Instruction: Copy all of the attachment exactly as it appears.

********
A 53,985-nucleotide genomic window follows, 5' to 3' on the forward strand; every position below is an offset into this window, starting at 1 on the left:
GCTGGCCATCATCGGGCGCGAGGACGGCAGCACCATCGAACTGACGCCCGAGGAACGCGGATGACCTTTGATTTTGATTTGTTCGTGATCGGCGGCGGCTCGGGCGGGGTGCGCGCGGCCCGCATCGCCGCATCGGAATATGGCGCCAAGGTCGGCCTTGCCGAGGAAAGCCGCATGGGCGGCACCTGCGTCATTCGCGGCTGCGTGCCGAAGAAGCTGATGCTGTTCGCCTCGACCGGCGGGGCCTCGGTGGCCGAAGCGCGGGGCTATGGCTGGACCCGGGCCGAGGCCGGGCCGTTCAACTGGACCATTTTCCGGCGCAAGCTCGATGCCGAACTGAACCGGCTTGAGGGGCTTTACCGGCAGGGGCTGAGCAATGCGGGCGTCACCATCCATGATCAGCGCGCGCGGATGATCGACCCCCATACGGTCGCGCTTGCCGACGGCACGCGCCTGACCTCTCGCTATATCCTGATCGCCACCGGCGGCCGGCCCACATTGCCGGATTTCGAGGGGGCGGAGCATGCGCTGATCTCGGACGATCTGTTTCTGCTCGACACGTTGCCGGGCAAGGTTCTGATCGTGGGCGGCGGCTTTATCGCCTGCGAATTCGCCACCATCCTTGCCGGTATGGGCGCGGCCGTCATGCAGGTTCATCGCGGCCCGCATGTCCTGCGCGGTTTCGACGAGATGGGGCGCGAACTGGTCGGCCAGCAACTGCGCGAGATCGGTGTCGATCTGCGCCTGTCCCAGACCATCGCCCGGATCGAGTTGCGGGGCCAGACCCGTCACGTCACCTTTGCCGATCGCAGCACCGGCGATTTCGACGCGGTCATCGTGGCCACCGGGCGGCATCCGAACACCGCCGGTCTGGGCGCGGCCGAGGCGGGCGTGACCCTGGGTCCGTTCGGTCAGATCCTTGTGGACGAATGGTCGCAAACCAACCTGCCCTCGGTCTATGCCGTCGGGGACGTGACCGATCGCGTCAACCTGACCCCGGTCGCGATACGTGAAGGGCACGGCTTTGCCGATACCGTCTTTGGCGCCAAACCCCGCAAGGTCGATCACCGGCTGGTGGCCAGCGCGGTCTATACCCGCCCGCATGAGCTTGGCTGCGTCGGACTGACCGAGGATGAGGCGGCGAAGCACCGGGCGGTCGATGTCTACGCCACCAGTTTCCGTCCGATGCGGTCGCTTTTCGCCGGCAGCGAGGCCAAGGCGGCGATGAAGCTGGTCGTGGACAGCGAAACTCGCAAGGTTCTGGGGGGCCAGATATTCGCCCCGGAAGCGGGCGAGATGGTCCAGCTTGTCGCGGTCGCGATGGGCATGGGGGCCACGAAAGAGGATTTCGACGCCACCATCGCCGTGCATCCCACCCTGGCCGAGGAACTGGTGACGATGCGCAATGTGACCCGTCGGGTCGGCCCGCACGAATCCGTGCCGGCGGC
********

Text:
A 53,985-nucleotide genomic window follows, 5' to 3' on the forward strand; every position below is an offset into this window, starting at 1 on the left:
GCTGGCCATCATCGGGCGCGAGGACGGCAGCACCATCGAACTGACGCCCGAGGAACGCGGATGACCTTTGATTTTGATTTGTTCGTGATCGGCGGCGGCTCGGGCGGGGTGCGCGCGGCCCGCATCGCCGCATCGGAATATGGCGCCAAGGTCGGCCTTGCCGAGGAAAGCCGCATGGGCGGCACCTGCGTCATTCGCGGCTGCGTGCCGAAGAAGCTGATGCTGTTCGCCTCGACCGGCGGGGCCTCGGTGGCCGAAGCGCGGGGCTATGGCTGGACCCGGGCCGAGGCCGGGCCGTTCAACTGGACCATTTTCCGGCGCAAGCTCGATGCCGAACTGAACCGGCTTGAGGGGCTTTACCGGCAGGGGCTGAGCAATGCGGGCGTCACCATCCATGATCAGCGCGCGCGGATGATCGACCCCCATACGGTCGCGCTTGCCGACGGCACGCGCCTGACCTCTCGCTATATCCTGATCGCCACCGGCGGCCGGCCCACATTGCCGGATTTCGAGGGGGCGGAGCATGCGCTGATCTCGGACGATCTGTTTCTGCTCGACACGTTGCCGGGCAAGGTTCTGATCGTGGGCGGCGGCTTTATCGCCTGCGAATTCGCCACCATCCTTGCCGGTATGGGCGCGGCCGTCATGCAGGTTCATCGCGGCCCGCATGTCCTGCGCGGTTTCGACGAGATGGGGCGCGAACTGGTCGGCCAGCAACTGCGCGAGATCGGTGTCGATCTGCGCCTGTCCCAGACCATCGCCCGGATCGAGTTGCGGGGCCAGACCCGTCACGTCACCTTTGCCGATCGCAGCACCGGCGATTTCGACGCGGTCATCGTGGCCACCGGGCGGCATCCGAACACCGCCGGTCTGGGCGCGGCCGAGGCGGGCGTGACCCTGGGTCCGTTCGGTCAGATCCTTGTGGACGAATGGTCGCAAACCAACCTGCCCTCGGTCTATGCCGTCGGGGACGTGACCGATCGCGTCAACCTGACCCCGGTCGCGATACGTGAAGGGCACGGCTTTGCCGATACCGTCTTTGGCGCCAAACCCCGCAAGGTCGATCACCGGCTGGTGGCCAGCGCGGTCTATACCCGCCCGCATGAGCTTGGCTGCGTCGGACTGACCGAGGATGAGGCGGCGAAGCACCGGGCGGTCGATGTCTACGCCACCAGTTTCCGTCCGATGCGGTCGCTTTTCGCCGGCAGCGAGGCCAAGGCGGCGATGAAGCTGGTCGTGGACAGCGAAACTCGCAAGGTTCTGGGGGGCCAGATATTCGCCCCGGAAGCGGGCGAGATGGTCCAGCTTGTCGCGGTCGCGATGGGCATGGGGGCCACGAAAGAGGATTTCGACGCCACCATCGCCGTGCATCCCACCCTGGCCGAGGAACTGGTGACGATGCGCAATGTGACCCGTCGGGTCGGCCCGCACGAATCCGTGCCGGCGGC